Snowstorm puts freeze on shippers, wholesalers, retailers

O'Brien

(UPDATED CONTENT, Feb. 4) Shippers, handlers and retailers of fresh fruits and vegetables did their best to keep business moving after being caught in the 2,000-mile-long trail of snow and ice from the brutal winter storm in early February.

Impassable roads, highway closings, airport cancellations and power outages across the Midwest to the Northeast complicated deliveries.

Effects on retail

Any storm effects on retail sales may be limited because severe weather typically shifts sales forward rather than eliminates or reduces them, said Frank Badillo, senior economist with Kantar Retail, a Columbus, Ohio, industry consultant.

“In an aggregate sense, there’s no real evidence that weather reduces sales over the course of a month or a quarter,” Badillo said. “The overall sales may increase just as much as they would have without the weather effects.”

In anticipation of the storm, stores in St. Louis were packed Jan. 30 and Jan. 31, said Mike O’Brien, vice president of produce and floral for Schnuck Markets Inc. During the storm, however, the company closed some stores, including the St. Louis metro area, Columbia, Mo., and central Illinois.

Transportation problems delayed delivery of some fruits and vegetables, O’Brien said. Schnucks had some difficulty getting Fresh Express bagged salad products from Chicago, vegetables from California and apples from Michigan, O’Brien said.

Ripening schedules in banana rooms were thrown off by the storm, forcing Schnucks to display some green bananas.

But overall, O’Brien said, problems were kept to a minimum and there were plenty of avocados for Super Bowl promotions.

Not-so Super Bowl

In Dallas, however, host of the Feb. 6 game, ice shut out some of the expected foodservice sales boosts in the week leading to the game.

Harold Callaway, chief executive officer of Trans Pak Inc., Dallas, said the surge that operators were anticipating with Super Bowl fans proved non-existent because of the weather. Produce wholesaling in general was dramatically affected because of icy roads.

Some Dallas restaurants closed and some remained open, but few customers could get out on the roads.

“Everything was just locked down,” he said.

Quiet in Chi-town

The storm mostly shut down the Chicago International Produce Market, said Lisa Strube, director of finance and administration at Strube Celery and Vegetable Co.

Full-size tractor-trailers were unable to move into and out of the terminal because of heavy snow, though some smaller trucks did make it in, she said. Despite the shutdown, Strube doesn’t expect any supply disruptions or price spikes. Many of the supermarkets served by the terminal bought more over the past week in anticipation of the storm, she said.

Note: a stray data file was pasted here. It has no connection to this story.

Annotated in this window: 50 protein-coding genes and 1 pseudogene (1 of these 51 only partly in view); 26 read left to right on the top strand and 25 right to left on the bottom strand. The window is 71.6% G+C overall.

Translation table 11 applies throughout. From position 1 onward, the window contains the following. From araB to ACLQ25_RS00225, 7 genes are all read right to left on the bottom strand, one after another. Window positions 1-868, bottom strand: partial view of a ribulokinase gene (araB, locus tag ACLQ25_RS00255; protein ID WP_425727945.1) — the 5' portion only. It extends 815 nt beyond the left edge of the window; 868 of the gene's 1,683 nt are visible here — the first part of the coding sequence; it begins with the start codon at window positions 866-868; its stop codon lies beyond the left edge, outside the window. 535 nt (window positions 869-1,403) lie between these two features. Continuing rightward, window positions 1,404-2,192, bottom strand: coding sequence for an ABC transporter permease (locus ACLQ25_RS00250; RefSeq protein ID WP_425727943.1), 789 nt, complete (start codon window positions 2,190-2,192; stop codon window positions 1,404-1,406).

“It seems the stores saw this coming and really stocked up well,” she said. “I think this was just a blip on the market.”

Business at the Hunts Point terminal market in New York was only slightly affected by ice, said Rene Gosselin, operations manager for Coosemans New York Inc.

“We’ve had a lot worse this winter,” Gosselin said. “Trucks were able to get in, we kept regular hours. It was just slightly slower than normal.”

By Feb. 3, it was back to business as usual, he said.

“The storm that came through here was historical for this area,” said Scott Danner, chief operating officer of Kansas City, Kan.-based Liberty Fruit Co.

Danner said Liberty Fruit remained open, only missing a Feb. 2 delivery to St. Louis because Interstate 70 was closed Feb. 1.

“We just called those customers and said we weren’t going to make a delivery and they all understood,” he said. “There was no business anyway.”

In general, the firm’s sales on Feb. 2 and Feb. 3 were about 15% lower than usual. Danner predicted business would bounce back strongly on Feb. 4.

Supplier concerns

Mark McBride, sales manager at Salinas, Calif.-based Coastline Produce, said demand for vegetables was unpredictable, changing on an hourly basis during the storms.

“We’re telling customers if you’re going to need more product or less product on the trucks, let us know and we’ll adjust accordingly,” McBride said Feb. 2. “Every customer is different. When the actual storm hits nobody knows the magnitude of the disruption til it’s over, unfortunately.”

Sammy Duda, vice president of Duda Farm Fresh Foods, said supply and demand wrestled each other to a draw in the storms.

“You have an odd combination where movement is hampered by storms and supply is pretty weak on all the Western veg items — celery, lettuce, Mexican asparagus,” Duda said. “But demand is slack so oddly enough there’s a balance. Any boost in demand will expose the shortness of supply. I don’t see supply getting better anytime soon.”

Charles Porter, salesman for Five Bros. Produce Inc., Homestead, Fla., said the delays caused a week of problems.

“Business is bad big time,” he said. “The storm has slowed trucks. We’re getting things through but business is slower.”

Dining out gets iced out

Colder weather typically hurts foodservice sales, said Annika Stensson, director of media relations for the Washington, D.C.-based National Restaurant Association.

According to NRA research, nine out of 10 restaurant operators report that changes in local weather conditions affect sales and customer counts. What’s more, seven out of 10 say weather forecasts influence business, she said.

The following writers and editors contributed to this article: Bruce Blythe, Mike Hornick, Tom Karst, Andy Nelson and Doug Ohlemeier.